Varanus douarrha: Researchers Rediscover Long-Lost Species of Monitor Lizard

An general group of researchers has found and re-described a class of guard lizard, Varanus douarrha, from a island of New Ireland in a Bismarck Archipelago, northeast of Papua New Guinea.

Varanus douarrha. Image credit: Valter Weijola.

Varanus douarrha. Image credit: Valter Weijola.

Varanus douarrha was described from a singular citation performed by French naturalist René Lesson in Port Praslin during a southern finish of New Ireland during his work on a La Coquille scrutiny boat in 1823.

“Considering that no measurements are supposing in Lesson’s 1830 outline it appears controversial either a form citation ever reached Europe for closer inspection,” a researchers said.

“Three boxes of La Coquille’s South American and Pacific collections were sent toward France with a ship’s surgeon Prosper Garnot, who had depressed ill with dysentery. First, as distant as Mauritius on a crook boat Castle Forbes, and from there leading with a King George IV, that shipwrecked during a Cape of Good Hope 15 Jul 1824, and all a collections were lost.”

Since then, it has been believed that guard lizards on New Ireland go to a mangrove guard (Varanus indicus).

“However, new morphological and genetic studies reliable that a guard lizards of New Ireland have lived in siege for a prolonged time and grown into a apart species,” pronounced group member Valter Weijola, a researcher in a Department of Biology during a University of Turku, Finland, and lead author of a news on Varanus douarrha in a Australian Journal of Zoology.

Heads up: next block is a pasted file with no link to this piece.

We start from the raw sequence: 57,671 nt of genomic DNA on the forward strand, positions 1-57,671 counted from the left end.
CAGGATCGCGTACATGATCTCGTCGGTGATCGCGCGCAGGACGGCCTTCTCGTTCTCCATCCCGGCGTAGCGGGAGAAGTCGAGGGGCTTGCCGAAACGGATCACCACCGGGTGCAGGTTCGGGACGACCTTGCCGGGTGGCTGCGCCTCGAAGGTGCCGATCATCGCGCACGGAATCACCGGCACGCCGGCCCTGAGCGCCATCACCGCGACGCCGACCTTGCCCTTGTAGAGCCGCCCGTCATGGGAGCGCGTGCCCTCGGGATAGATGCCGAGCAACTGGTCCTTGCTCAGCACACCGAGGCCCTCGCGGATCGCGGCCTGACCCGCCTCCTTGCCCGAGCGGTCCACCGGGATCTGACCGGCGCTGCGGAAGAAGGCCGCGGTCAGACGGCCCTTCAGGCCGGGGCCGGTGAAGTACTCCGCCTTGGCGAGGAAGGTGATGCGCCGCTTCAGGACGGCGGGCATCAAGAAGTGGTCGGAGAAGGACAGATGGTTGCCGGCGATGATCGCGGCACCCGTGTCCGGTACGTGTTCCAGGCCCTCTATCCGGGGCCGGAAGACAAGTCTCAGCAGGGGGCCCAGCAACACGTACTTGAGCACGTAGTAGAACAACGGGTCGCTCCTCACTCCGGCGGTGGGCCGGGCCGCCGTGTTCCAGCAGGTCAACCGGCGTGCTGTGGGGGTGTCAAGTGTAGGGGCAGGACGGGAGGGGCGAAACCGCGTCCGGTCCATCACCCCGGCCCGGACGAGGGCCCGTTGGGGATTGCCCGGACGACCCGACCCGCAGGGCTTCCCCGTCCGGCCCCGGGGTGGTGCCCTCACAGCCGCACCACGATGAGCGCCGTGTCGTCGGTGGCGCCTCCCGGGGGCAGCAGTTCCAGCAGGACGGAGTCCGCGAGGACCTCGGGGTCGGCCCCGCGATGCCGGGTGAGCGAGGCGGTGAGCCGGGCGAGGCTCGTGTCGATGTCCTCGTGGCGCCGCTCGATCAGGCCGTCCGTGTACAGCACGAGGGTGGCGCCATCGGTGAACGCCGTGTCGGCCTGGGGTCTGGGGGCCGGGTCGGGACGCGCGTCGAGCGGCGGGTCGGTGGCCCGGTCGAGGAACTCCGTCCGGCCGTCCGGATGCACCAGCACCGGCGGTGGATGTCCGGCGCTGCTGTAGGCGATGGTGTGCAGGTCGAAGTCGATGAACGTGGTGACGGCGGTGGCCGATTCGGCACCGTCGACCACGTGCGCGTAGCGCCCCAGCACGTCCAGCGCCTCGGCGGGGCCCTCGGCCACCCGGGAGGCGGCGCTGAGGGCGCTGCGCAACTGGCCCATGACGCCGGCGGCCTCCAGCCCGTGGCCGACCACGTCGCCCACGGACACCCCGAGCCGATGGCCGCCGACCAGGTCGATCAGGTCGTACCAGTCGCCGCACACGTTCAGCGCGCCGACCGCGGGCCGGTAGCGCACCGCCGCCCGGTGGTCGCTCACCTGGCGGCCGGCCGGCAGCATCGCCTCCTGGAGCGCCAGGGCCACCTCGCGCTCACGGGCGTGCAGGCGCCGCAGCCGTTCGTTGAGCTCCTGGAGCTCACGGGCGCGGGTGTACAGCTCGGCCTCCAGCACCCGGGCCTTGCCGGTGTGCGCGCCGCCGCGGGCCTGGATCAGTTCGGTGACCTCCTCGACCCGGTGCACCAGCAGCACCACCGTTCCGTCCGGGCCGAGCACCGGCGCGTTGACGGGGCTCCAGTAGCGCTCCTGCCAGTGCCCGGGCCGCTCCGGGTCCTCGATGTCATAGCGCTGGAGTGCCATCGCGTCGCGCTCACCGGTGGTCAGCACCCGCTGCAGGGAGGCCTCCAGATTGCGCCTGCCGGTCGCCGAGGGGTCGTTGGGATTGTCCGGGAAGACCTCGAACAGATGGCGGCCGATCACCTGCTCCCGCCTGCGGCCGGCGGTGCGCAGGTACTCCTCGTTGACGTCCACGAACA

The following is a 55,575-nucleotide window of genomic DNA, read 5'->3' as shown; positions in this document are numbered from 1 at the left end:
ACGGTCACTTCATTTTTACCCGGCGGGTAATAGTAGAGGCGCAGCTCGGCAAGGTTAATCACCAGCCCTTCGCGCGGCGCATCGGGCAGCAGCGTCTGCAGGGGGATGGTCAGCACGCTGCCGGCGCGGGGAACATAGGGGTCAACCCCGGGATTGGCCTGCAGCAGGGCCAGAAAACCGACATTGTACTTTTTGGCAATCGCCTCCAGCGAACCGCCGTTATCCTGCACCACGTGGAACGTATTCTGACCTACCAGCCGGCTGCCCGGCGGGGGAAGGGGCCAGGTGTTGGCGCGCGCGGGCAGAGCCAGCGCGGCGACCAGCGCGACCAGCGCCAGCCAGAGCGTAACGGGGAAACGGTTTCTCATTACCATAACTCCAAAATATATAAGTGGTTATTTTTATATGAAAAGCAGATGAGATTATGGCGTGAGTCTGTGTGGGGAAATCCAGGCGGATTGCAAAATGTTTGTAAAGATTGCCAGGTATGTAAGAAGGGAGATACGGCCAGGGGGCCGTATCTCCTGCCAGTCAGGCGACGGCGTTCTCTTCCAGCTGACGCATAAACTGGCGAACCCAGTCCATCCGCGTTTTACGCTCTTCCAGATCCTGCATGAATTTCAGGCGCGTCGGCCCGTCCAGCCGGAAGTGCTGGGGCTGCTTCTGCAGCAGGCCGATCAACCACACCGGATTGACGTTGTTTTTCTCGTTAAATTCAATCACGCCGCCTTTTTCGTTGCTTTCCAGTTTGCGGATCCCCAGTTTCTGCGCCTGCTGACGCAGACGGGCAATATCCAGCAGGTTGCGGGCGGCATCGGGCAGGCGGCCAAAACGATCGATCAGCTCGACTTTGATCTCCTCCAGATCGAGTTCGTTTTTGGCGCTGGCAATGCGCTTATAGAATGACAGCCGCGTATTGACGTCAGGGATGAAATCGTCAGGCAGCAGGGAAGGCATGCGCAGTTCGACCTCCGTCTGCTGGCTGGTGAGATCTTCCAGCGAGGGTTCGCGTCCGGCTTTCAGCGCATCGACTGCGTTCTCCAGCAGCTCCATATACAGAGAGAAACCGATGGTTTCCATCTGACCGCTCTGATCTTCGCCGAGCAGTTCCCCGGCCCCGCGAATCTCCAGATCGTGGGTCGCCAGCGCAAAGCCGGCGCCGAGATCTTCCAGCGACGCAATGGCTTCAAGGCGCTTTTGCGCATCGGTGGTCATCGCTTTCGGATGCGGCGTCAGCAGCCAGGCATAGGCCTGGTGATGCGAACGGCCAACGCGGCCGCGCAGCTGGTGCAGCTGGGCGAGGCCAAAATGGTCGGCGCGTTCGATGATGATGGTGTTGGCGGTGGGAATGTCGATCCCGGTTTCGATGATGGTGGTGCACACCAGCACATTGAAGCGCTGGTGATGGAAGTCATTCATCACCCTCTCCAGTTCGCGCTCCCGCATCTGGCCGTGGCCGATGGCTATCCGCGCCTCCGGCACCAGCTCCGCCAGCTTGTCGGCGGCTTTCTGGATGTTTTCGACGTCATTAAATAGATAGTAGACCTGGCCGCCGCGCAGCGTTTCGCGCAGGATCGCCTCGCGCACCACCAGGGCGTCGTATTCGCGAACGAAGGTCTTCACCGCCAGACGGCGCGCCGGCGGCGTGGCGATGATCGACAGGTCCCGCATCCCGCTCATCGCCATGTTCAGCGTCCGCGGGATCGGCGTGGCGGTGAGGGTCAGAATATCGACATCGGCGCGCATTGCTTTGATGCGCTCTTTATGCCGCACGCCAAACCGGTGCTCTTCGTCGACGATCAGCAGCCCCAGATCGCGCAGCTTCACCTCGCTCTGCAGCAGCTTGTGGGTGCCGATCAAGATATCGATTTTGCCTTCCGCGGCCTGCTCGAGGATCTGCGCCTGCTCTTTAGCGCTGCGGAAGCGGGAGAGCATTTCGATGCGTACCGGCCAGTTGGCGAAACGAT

Varanus douarrha. Image credit: Valter Weijola.

Varanus douarrha. Image credit: Valter Weijola.

The find is quite engaging as many of a autochthonous class to New Ireland left thousands of years ago as humans colonized a island.

Varanus douarrha can grow to over 4.3 feet (1.3 m) in length and, according to stream information, it is a usually flourishing vast class autochthonous to a island,” Weijola said.

“Based on bone discoveries, we now know that a vast rodent class and several flightless birds have lived in a area.”

“In that approach it can be deliberate a vestige of a historically richer fauna that inhabited a Pacific islands.”

“These medium-sized Pacific monitors are clearly most improved during co-existing with humans than many of a birds and mammals have been.”


Valter Weijola et al. Reinstatement of Varanus douarrha Lesson, 1830 as a current class with comments on a zoogeography of guard lizards (Squamata : Varanidae) in a Bismarck Archipelago, Papua New Guinea. Australian Journal of Zoology, published online Apr 26, 2017; doi: 10.1071/ZO16038